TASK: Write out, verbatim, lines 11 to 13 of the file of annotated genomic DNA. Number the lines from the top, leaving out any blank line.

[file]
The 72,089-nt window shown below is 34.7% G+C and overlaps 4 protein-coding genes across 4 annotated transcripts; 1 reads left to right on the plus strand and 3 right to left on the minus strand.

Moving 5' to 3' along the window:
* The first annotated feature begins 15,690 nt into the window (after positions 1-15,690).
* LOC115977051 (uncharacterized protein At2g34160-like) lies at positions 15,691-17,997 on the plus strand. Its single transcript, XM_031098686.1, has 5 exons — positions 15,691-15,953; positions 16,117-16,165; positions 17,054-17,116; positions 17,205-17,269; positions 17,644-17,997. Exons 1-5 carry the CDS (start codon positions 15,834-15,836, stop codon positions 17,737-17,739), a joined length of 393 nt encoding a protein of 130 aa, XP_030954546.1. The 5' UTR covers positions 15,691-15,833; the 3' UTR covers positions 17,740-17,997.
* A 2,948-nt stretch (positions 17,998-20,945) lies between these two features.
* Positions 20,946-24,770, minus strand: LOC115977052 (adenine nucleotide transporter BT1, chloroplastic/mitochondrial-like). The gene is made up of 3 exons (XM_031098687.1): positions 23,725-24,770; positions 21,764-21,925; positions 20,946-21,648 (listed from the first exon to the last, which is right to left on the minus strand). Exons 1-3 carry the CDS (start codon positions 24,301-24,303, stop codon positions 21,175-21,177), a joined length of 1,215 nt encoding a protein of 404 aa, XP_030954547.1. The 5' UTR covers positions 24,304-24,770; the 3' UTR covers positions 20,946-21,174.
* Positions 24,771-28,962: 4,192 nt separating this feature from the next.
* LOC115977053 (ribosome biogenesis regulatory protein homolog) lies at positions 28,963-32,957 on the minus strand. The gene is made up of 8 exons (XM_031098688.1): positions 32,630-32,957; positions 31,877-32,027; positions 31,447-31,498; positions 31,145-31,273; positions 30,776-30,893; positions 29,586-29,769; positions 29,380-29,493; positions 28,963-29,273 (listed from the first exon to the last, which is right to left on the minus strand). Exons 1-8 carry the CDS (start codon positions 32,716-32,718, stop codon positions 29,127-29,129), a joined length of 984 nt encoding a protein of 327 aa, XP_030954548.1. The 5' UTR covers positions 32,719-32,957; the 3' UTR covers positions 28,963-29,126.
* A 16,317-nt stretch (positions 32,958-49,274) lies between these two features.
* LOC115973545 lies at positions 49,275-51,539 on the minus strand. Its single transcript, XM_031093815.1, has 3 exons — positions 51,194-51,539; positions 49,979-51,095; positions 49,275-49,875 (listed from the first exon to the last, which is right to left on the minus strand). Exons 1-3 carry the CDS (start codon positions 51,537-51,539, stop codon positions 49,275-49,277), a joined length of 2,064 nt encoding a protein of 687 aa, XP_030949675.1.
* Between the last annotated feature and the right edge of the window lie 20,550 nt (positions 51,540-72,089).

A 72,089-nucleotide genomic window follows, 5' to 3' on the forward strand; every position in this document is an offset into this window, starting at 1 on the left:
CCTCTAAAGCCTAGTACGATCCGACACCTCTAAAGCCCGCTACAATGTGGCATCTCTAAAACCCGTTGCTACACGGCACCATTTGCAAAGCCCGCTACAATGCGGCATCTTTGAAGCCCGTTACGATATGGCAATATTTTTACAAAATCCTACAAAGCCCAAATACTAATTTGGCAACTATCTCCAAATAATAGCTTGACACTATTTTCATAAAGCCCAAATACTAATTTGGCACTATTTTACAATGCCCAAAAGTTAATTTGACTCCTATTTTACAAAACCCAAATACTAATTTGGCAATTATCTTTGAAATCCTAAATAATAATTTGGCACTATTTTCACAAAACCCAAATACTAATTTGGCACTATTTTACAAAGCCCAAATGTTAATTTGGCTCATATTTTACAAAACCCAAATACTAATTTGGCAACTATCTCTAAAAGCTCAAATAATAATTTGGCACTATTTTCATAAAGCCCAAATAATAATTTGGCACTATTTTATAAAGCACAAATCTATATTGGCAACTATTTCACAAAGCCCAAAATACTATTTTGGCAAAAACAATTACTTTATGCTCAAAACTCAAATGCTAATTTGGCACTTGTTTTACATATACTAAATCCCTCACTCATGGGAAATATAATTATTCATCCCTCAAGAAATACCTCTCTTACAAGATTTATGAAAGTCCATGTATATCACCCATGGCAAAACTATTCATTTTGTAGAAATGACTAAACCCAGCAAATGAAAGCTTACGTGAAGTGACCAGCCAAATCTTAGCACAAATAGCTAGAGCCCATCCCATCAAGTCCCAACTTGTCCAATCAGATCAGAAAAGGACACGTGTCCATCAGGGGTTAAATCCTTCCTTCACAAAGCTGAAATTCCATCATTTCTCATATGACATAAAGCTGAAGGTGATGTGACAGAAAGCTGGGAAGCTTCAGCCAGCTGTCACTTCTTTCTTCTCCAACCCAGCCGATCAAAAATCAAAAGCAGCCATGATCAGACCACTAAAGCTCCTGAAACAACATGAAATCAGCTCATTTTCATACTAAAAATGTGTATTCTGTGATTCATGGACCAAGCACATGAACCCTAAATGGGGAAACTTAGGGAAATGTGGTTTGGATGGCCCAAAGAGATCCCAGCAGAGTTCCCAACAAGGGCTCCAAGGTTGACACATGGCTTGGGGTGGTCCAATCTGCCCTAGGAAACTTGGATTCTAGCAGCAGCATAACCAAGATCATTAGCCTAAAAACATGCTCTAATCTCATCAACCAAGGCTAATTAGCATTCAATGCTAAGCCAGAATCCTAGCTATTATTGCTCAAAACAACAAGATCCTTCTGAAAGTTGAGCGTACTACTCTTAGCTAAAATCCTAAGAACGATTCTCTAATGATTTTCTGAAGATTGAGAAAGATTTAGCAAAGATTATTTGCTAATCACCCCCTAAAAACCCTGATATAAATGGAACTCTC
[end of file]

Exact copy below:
* Between the last annotated feature and the right edge of the window lie 20,550 nt (positions 51,540-72,089).

A 72,089-nucleotide genomic window follows, 5' to 3' on the forward strand; every position in this document is an offset into this window, starting at 1 on the left:
CCTCTAAAGCCTAGTACGATCCGACACCTCTAAAGCCCGCTACAATGTGGCATCTCTAAAACCCGTTGCTACACGGCACCATTTGCAAAGCCCGCTACAATGCGGCATCTTTGAAGCCCGTTACGATATGGCAATATTTTTACAAAATCCTACAAAGCCCAAATACTAATTTGGCAACTATCTCCAAATAATAGCTTGACACTATTTTCATAAAGCCCAAATACTAATTTGGCACTATTTTACAATGCCCAAAAGTTAATTTGACTCCTATTTTACAAAACCCAAATACTAATTTGGCAATTATCTTTGAAATCCTAAATAATAATTTGGCACTATTTTCACAAAACCCAAATACTAATTTGGCACTATTTTACAAAGCCCAAATGTTAATTTGGCTCATATTTTACAAAACCCAAATACTAATTTGGCAACTATCTCTAAAAGCTCAAATAATAATTTGGCACTATTTTCATAAAGCCCAAATAATAATTTGGCACTATTTTATAAAGCACAAATCTATATTGGCAACTATTTCACAAAGCCCAAAATACTATTTTGGCAAAAACAATTACTTTATGCTCAAAACTCAAATGCTAATTTGGCACTTGTTTTACATATACTAAATCCCTCACTCATGGGAAATATAATTATTCATCCCTCAAGAAATACCTCTCTTACAAGATTTATGAAAGTCCATGTATATCACCCATGGCAAAACTATTCATTTTGTAGAAATGACTAAACCCAGCAAATGAAAGCTTACGTGAAGTGACCAGCCAAATCTTAGCACAAATAGCTAGAGCCCATCCCATCAAGTCCCAACTTGTCCAATCAGATCAGAAAAGGACACGTGTCCATCAGGGGTTAAATCCTTCCTTCACAAAGCTGAAATTCCATCATTTCTCATATGACATAAAGCTGAAGGTGATGTGACAGAAAGCTGGGAAGCTTCAGCCAGCTGTCACTTCTTTCTTCTCCAACCCAGCCGATCAAAAATCAAAAGCAGCCATGATCAGACCACTAAAGCTCCTGAAACAACATGAAATCAGCTCATTTTCATACTAAAAATGTGTATTCTGTGATTCATGGACCAAGCACATGAACCCTAAATGGGGAAACTTAGGGAAATGTGGTTTGGATGGCCCAAAGAGATCCCAGCAGAGTTCCCAACAAGGGCTCCAAGGTTGACACATGGCTTGGGGTGGTCCAATCTGCCCTAGGAAACTTGGATTCTAGCAGCAGCATAACCAAGATCATTAGCCTAAAAACATGCTCTAATCTCATCAACCAAGGCTAATTAGCATTCAATGCTAAGCCAGAATCCTAGCTATTATTGCTCAAAACAACAAGATCCTTCTGAAAGTTGAGCGTACTACTCTTAGCTAAAATCCTAAGAACGATTCTCTAATGATTTTCTGAAGATTGAGAAAGATTTAGCAAAGATTATTTGCTAATCACCCCCTAAAAACCCTGATATAAATGGAACTCTC